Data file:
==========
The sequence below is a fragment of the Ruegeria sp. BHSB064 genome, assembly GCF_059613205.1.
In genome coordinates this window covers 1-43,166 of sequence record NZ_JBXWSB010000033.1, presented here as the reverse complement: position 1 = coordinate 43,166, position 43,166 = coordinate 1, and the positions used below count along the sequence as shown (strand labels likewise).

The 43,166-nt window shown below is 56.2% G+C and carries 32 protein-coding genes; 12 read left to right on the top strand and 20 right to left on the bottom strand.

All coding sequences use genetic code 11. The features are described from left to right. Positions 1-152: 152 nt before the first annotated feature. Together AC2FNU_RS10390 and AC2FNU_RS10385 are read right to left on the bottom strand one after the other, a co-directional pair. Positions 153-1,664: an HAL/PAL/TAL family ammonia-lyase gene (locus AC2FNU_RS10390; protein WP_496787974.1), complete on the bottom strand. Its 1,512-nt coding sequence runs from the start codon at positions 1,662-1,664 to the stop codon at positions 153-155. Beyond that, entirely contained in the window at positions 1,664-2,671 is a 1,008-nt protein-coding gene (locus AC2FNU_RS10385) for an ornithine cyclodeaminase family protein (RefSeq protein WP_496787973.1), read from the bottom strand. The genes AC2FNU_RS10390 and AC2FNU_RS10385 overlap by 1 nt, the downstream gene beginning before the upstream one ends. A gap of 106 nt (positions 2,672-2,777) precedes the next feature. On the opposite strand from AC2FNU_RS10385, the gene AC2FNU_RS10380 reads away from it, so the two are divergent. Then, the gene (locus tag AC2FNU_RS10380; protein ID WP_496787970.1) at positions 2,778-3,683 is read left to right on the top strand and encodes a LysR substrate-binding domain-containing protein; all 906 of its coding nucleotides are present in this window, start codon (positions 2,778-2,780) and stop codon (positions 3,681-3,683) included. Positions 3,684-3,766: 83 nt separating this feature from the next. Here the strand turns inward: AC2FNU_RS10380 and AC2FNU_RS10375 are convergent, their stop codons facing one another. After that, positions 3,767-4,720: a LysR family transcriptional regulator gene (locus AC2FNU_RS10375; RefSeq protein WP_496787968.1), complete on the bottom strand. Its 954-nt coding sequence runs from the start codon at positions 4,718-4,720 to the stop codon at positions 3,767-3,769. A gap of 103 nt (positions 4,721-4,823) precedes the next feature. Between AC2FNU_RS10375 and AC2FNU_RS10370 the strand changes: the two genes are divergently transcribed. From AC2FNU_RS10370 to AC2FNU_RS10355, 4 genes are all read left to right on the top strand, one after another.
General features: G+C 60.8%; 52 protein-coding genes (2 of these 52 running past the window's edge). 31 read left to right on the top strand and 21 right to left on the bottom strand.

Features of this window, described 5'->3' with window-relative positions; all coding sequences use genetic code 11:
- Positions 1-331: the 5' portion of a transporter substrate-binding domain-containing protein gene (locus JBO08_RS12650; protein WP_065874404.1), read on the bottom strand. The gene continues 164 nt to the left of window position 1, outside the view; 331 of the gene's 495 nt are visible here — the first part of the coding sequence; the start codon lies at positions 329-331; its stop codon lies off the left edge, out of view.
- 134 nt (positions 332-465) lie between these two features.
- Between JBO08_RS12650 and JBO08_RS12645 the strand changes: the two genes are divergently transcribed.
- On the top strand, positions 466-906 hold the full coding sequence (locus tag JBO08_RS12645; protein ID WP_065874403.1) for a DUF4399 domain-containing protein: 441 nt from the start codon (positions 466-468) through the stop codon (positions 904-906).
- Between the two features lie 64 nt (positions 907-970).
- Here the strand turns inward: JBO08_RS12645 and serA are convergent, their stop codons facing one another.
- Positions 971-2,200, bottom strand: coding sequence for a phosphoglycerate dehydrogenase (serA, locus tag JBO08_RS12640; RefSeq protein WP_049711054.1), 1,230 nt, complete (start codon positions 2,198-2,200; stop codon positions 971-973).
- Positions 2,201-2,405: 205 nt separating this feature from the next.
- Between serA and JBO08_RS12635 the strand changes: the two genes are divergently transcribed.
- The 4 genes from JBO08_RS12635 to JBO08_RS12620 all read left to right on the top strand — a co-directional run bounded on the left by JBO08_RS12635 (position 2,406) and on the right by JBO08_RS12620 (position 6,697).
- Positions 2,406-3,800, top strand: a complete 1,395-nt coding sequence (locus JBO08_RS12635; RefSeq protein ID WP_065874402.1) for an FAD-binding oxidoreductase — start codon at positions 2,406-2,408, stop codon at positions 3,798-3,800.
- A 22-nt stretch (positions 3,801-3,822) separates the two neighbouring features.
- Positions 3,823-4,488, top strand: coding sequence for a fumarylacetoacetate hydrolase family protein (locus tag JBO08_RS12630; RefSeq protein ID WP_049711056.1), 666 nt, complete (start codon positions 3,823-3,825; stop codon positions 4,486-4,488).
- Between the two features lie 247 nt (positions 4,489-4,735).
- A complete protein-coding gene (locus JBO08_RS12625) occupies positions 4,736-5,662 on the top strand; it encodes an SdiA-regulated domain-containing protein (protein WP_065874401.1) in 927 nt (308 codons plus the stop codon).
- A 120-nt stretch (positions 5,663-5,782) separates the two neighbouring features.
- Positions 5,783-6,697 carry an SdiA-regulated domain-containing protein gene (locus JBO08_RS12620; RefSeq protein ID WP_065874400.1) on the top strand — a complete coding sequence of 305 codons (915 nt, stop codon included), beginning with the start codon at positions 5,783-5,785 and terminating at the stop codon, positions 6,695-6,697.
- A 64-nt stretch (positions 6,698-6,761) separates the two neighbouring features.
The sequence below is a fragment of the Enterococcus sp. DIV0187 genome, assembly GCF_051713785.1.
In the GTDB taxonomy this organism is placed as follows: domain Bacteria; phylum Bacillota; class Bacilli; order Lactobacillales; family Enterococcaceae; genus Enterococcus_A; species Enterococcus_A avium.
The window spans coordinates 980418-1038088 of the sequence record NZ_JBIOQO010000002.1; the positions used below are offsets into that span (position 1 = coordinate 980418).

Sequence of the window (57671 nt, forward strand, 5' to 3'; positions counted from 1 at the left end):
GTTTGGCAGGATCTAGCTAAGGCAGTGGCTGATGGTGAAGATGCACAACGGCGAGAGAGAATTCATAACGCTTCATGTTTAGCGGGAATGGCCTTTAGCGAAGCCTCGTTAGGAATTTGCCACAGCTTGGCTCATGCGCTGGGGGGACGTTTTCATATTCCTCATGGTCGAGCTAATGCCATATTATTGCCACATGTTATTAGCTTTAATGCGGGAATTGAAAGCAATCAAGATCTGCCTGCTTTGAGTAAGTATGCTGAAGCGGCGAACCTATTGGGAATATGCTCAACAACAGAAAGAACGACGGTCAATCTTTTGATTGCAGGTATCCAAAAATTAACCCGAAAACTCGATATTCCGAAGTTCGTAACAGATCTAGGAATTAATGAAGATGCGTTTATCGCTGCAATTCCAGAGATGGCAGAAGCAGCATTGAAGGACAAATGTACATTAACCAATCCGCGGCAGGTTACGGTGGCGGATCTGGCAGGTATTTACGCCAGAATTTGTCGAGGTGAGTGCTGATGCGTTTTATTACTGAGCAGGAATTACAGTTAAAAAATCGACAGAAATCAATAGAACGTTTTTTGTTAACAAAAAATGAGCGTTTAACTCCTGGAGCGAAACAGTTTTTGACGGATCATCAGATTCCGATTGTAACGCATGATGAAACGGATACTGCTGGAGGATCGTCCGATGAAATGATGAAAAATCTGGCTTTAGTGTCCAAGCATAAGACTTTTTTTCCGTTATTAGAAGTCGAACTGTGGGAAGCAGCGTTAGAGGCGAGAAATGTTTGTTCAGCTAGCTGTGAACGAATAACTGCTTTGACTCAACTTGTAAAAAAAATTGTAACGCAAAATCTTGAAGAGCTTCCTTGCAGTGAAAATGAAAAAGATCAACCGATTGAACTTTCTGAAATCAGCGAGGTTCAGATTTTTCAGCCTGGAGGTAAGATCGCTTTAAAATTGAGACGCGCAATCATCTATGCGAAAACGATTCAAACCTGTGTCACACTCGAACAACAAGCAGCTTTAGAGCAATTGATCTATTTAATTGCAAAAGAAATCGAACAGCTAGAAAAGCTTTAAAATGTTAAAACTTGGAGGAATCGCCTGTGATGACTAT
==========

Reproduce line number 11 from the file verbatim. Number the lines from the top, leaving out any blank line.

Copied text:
- Between the two features lie 64 nt (positions 907-970).